israeli-palestinian conflict

It seems the entire internet is extremely pessimistic about the new round of John Kerry-brokered peace talks between the Israelis and Palestinians. But seeing as most people online don't have a decent grasp on the Israel-Palestine situation, I decided to find out what the real world thinks about the issue. And since I live in Palestine, it was pretty easy to find people who will be directly affected by the outcome (or lack thereof) of the negotiations.

There are plenty of reasons to be cynical about U.S. Secretary of State John Kerry's relaunch of Israeli-Palestinian peace talks. The personalities and the politics involved do not immediately inspire confidence. Nevertheless, I choose not to be negative, partly because it is always easy to sit on the sidelines and take potshots. The more important consideration is, because peace is so essential to the lives and futures of the peoples of the region and to American interests in the Middle East, that any good faith effort deserves support and a chance to succeed.

With official relations between Palestinians and Israelis still poisonous after a century of conflict, any constructive dialogue is newsworthy. But these aren’t security forces talking about joint military patrols, nor is this discussion connected to the sudden resumption of peace talks after a three-year stalemate. The group, brought together by Cisco Systems, is speaking their common language: tech management.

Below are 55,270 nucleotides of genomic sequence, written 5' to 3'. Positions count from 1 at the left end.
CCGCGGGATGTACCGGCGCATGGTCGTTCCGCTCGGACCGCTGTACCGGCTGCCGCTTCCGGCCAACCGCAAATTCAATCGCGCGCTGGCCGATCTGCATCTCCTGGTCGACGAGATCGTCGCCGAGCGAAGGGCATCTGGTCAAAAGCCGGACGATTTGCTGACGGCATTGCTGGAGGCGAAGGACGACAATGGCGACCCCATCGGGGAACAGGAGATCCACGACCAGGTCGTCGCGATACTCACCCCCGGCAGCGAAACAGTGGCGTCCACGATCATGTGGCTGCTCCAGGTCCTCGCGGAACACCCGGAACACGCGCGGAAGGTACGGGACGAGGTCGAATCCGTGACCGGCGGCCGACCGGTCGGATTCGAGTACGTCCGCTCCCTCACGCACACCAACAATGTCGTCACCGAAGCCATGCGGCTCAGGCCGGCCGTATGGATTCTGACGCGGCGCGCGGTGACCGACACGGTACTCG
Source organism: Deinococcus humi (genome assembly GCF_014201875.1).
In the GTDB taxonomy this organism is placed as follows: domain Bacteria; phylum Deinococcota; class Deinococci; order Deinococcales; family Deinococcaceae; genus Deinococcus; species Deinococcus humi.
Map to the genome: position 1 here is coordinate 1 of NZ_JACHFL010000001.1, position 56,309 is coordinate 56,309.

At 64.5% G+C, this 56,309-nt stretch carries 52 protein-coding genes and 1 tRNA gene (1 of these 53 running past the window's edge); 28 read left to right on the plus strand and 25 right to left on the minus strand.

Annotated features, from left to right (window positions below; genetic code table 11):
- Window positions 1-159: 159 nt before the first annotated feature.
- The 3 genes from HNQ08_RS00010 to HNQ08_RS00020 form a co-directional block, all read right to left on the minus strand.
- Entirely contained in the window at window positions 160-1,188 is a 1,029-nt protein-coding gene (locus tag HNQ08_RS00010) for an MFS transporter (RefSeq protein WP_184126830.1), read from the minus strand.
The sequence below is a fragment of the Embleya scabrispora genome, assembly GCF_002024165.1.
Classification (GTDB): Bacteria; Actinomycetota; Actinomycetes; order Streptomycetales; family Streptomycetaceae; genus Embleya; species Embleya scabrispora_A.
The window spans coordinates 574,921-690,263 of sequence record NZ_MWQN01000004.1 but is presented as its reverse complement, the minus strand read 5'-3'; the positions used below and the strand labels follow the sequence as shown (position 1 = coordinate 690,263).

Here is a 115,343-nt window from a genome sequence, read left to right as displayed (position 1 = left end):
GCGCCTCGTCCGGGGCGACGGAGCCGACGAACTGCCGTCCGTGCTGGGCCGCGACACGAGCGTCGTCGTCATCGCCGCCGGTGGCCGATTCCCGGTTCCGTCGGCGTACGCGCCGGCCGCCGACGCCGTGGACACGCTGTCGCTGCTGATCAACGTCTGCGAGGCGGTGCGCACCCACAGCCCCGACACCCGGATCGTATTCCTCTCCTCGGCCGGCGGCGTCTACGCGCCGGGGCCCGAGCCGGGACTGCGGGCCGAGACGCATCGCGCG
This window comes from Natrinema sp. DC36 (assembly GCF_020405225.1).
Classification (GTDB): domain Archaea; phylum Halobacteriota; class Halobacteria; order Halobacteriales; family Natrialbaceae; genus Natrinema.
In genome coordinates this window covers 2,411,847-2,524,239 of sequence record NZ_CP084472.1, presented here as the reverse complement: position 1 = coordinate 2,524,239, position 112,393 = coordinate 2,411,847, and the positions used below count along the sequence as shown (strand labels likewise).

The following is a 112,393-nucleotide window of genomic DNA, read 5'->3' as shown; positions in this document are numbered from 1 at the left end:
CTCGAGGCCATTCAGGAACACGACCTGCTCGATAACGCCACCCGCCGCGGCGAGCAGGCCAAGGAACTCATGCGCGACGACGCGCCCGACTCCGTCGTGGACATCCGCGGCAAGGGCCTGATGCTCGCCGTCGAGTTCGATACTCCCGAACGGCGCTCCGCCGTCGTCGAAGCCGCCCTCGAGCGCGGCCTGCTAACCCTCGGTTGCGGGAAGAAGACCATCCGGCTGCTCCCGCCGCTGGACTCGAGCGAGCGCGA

Sharing a love for music – and head-banging – two Israeli and Palestinian rock bands have joined forces to take a “message of coexistence through rock’n’roll across Europe,” The Guardian reported on Monday. The Israeli band “Orphaned Land” and Palestinian group “Khalas” both believe that music is above politics, religion and conflict and should bring people together.

The US is to host talks with Israel and Palestinian negotiators in the next week following a breakthrough in the drive to revive the moribund Middle East peace process. John Kerry, US secretary of state, called the move a "significant step forward". The agreement, announced on Friday evening after four months of intensive diplomacy, fell short of a hoped for face-to-face meeting between leaders of the two sides.

Aerial shots of Jerusalem filled the big screen, along with a giant concrete wall built along the Green Line. We saw security checkpoints at the entrance to Israel but in a very different context than the typical portrayal of checkpoints. These giant walls and security measures were seen as safety, salvation, and stimulated a positive feeling in the audience.